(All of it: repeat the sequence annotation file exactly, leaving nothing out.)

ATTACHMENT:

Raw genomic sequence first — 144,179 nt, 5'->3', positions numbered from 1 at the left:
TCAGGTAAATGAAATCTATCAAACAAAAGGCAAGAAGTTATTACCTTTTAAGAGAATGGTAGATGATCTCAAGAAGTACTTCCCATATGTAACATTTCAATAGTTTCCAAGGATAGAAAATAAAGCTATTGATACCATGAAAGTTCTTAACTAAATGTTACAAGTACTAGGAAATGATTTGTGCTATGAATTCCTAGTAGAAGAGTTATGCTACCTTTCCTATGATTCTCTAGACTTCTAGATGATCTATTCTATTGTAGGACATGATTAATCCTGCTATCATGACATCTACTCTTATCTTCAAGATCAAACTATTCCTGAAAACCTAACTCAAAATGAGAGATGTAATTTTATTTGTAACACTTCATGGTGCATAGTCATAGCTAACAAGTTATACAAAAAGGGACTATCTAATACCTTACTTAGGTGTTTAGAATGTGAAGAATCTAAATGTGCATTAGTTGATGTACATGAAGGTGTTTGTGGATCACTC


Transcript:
Raw genomic sequence first — 144,179 nt, 5'->3', positions numbered from 1 at the left:
TCAGGTAAATGAAATCTATCAAACAAAAGGCAAGAAGTTATTACCTTTTAAGAGAATGGTAGATGATCTCAAGAAGTACTTCCCATATGTAACATTTCAATAGTTTCCAAGGATAGAAAATAAAGCTATTGATACCATGAAAGTTCTTAACTAAATGTTACAAGTACTAGGAAATGATTTGTGCTATGAATTCCTAGTAGAAGAGTTATGCTACCTTTCCTATGATTCTCTAGACTTCTAGATGATCTATTCTATTGTAGGACATGATTAATCCTGCTATCATGACATCTACTCTTATCTTCAAGATCAAACTATTCCTGAAAACCTAACTCAAAATGAGAGATGTAATTTTATTTGTAACACTTCATGGTGCATAGTCATAGCTAACAAGTTATACAAAAAGGGACTATCTAATACCTTACTTAGGTGTTTAGAATGTGAAGAATCTAAATGTGCATTAGTTGATGTACATGAAGGTGTTTGTGGATCACTC